- Share this article on Facebook
- Share this article on Twitter
- Share this article on Email
- Show additional share options
- Share this article on Print
- Share this article on Comment
- Share this article on Whatsapp
- Share this article on Linkedin
- Share this article on Reddit
- Share this article on Pinit
- Share this article on Tumblr
Paramount Global CFO Naveen Chopra has lauded Warren Buffett after his Berkshire Hathaway investment vehicle acquired about $2.6 billion worth of stock in the owner of CBS, MTV, Nickelodeon, Showtime and Comedy Central and the operator of the Paramount+ streaming service.
“We’ve always believed there’s a lot of upside, so it’s exciting to see someone with Berkshire’s track record see a lot of that same opportunity,” Chopra told the MoffettNathanson Media & Communications Summit during a session that was webcast. Buffett’s stake makes the legendary billionaire one of the largest outside investors in Paramount Global.
He added that Wall Street until recently believed legacy broadcast assets were “just a boat anchor” to be shed as studios grew their streaming businesses. “I think everyone is recognizing now that, no, these assets are actually the things that allow you to build a streaming business, that can actually generate profits and create value,” Chopra argued.
During his investor conference appearance, Chopra addressed the tough competition in streaming Paramount faces from the likes of Disney, Netflix and Warner Bros. Discovery. He argued the studio has enough hits and firepower from its “traditional world,” as he called his legacy broadcast assets, and Paramount+, the flagship streaming platform. “It’s that ability to move content through these different parts of the business to generate revenue across multiple platforms and multiple windows that makes the whole economic model work,” Chopra insisted.
He added that bringing together a broad range of content beyond scripted dramas — including news, sports and unscripted fare — would make Paramount+ a draw for consumers. And he coupled that with broad distribution platforms like Pluto TV, the studio’s free ad-supported streaming TV service, and a channels model for Paramount+ that includes Roku and Amazon, to leverage the studio’s pivot to the direct-to-consumer space.
Chopra also talked about SkyShowtime, a joint venture with Comcast that includes a new subscription video-on-demand service launched in more than 20 European territories reaching 90 million homes.
“It’s a very powerful content offering,” Chopra said of the partnership that allowed the studio to penetrate European markets where Paramount Global chose not to go it alone. And while insisting the studio’s default was to enter global markets solo, Chopra also touted another partnership deal with Bodhi Tree Systems, an investment platform backed by James Murdoch’s Lupa Systems and Uday Shankar, that includes financial backing from Reliance and Paramount Global to launch a TV and digital streaming giant in India.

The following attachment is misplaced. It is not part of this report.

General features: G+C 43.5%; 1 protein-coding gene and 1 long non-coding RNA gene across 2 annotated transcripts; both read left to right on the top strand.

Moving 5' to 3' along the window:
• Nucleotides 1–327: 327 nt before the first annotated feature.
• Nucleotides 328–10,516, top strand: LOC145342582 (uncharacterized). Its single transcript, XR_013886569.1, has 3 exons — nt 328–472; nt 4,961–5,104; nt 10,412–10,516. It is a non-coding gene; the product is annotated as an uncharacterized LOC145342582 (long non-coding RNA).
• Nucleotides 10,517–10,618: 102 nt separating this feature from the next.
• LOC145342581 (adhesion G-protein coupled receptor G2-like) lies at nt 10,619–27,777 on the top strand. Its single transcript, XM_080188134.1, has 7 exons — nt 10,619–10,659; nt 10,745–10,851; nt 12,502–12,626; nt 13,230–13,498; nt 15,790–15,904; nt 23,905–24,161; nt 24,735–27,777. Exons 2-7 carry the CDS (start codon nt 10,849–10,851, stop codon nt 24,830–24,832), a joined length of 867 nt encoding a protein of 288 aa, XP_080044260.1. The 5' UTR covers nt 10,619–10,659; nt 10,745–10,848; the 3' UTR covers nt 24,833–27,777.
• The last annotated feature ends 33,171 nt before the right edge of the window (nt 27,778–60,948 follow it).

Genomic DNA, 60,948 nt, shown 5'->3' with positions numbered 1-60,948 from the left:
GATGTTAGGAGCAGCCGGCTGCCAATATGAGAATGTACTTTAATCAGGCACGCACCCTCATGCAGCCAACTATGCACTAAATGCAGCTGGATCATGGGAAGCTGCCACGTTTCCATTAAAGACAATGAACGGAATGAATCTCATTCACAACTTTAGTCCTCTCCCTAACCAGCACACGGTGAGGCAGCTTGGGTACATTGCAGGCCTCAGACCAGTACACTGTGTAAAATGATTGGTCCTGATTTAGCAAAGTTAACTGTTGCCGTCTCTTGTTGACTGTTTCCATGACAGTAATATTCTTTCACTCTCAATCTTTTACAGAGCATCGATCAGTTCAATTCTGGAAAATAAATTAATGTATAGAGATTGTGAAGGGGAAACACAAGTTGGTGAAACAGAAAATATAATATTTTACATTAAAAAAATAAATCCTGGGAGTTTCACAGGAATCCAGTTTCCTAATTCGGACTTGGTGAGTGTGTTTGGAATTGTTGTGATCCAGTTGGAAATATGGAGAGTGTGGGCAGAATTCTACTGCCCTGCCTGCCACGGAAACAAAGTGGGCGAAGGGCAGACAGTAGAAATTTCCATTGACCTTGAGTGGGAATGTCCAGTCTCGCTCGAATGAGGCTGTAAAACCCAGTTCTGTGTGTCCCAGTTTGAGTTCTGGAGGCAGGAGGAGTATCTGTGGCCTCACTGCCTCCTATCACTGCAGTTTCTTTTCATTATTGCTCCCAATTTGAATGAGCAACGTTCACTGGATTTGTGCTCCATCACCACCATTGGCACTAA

That’s a market Hollywood players have traditionally been cautious to compete in. “For the skeptics, it’s a very smart way to play,” the Paramount Global CFO said.
Chopra also became the latest media exec to argue Netflix recently disclosing a loss of 200,000 subscribers during its most recent quarter had no direct impact on Paramount Global’s overall streaming strategy.
“There’s really nothing that has happened over the last few weeks that changes our strategy. If anything, I think it validates what we’re doing,” he said. Chopra argued Paramount Global has a diversified streaming model with subscription video-on-demand, ad-supported streaming platforms and hybrid offerings, against a subscription video-on-demand model for Netflix.
“This really goes to understanding the differences between what we’re doing with streaming, versus a pure play as far as a business,” he said. The studio’s finance chief also said Paramount Global was “dialing back” on content franchises and originals, especially to license to third party platform buyers.
Specifically, he said expect fewer higher-cost scripted series on linear TV platforms and more cheaply-produced reality TV series on the studio’s streaming platforms. At the same time, Chopra reiterated that leveraging legacy broadcast assets along with newer streaming platforms was key to monetizing the studio’s content creation investments.
“If you don’t have that, if all you got is a streaming piece, it’s much tougher,” he insisted. And, on the movie side, Chopra gave his backing to the exclusive theatrical window.
He said the 45-day theatrical window, with a fast follow for film titles on streaming platforms, was the studio’s preferred release model. “That allows us to capture the vast majority of the box office revenue,” Chopra said, as market data points to most movies not generating much revenue after that 45-day run at the multiplex.
Expect more tentpoles from Paramount Global, as the studio looks to draw consumers and make a healthy return. “You’re probably not going to make as many small movies. The big movies have to make financial sense,” Chopra argued.
Sign up for THR news straight to your inbox every day